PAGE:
in many cases the Germans exploded themselves
these bunkers at the end of the war.
We continue upward along a beautiful open spot.
If you look more carefully on the ground,
you will see relics of barbed wire entanglements.
This “Friesian Horse” reminds me of a quote of a 1918 service note of the 33e Corps d'Armée I read. It is about the high voltage wire network, which the Germans had constructed along the front line:
The network is constituted by an electrified fence of conductive wire and barbed wire, carefully protected from the ground and strung on poles or frames, coated with insulating material (pitch and tar). (...)
The current sent into the network is about 1.500 volts: the human body can not withstand the physiological effects of such tension.(...)
“The usual characteristics of the electrified network, which the enemy established between the Aspach Bridge and the region of the Violu are: (...)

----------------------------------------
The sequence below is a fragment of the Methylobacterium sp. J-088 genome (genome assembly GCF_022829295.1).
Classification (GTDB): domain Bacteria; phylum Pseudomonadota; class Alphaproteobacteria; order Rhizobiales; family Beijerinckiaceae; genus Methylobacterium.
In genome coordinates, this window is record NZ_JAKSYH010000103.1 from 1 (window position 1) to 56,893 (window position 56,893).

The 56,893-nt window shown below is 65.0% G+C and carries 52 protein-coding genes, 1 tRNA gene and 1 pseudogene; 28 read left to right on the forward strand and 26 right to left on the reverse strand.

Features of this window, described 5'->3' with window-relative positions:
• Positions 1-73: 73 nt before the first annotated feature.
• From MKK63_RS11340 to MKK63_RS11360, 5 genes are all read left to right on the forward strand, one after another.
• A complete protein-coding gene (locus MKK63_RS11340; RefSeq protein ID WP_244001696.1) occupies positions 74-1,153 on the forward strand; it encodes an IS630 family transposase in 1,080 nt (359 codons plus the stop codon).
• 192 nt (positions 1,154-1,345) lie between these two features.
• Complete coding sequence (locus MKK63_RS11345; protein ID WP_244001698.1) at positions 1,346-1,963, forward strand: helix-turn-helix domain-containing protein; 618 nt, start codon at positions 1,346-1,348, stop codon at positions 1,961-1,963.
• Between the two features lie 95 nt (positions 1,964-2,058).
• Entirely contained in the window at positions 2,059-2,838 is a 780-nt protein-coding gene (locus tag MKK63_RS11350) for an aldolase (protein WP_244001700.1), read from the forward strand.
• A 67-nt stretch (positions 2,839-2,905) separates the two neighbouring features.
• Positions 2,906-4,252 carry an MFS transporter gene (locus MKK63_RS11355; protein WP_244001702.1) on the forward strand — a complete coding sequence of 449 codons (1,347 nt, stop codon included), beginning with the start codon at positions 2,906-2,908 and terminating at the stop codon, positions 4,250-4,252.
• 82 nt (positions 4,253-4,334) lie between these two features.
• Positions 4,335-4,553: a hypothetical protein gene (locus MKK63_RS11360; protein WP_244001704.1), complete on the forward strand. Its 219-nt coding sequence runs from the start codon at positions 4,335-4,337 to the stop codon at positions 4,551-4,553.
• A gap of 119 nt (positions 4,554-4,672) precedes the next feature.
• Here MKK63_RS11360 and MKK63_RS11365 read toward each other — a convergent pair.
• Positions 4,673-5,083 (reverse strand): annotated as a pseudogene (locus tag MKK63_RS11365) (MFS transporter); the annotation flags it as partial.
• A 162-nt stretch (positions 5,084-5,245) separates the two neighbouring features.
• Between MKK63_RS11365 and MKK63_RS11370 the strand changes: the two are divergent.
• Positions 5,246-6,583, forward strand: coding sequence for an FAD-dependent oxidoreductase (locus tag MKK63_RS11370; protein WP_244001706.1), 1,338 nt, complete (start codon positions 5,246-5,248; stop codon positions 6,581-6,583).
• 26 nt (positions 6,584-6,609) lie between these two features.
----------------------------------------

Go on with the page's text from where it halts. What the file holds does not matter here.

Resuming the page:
b. The electrified network itself looks like a normal network of two or three rows of stakes, it consists of smooth wire or barbed wire. The stakes are treated in part or in whole with tar. Sometimes it's replaced by barbed wire obstacles of the usual type of the "Friesian Horse", but with tarred bases."
Source: a service note of General Leconte of the 33e Corps d’Armée d.d. 23 May 1918.
Sometimes the wood opens for a short marvellous view.
Near the summit of the Bernhardstein (870 m.)
we change to a more comfortable forest road.
This bunker guards the forest road facing north and west.
The bunker belongs to the stronghold of the "Betonturm",
the Concrete Tower.
Steel armour plates fortifying the concrete entrance.
Loop holes facing west.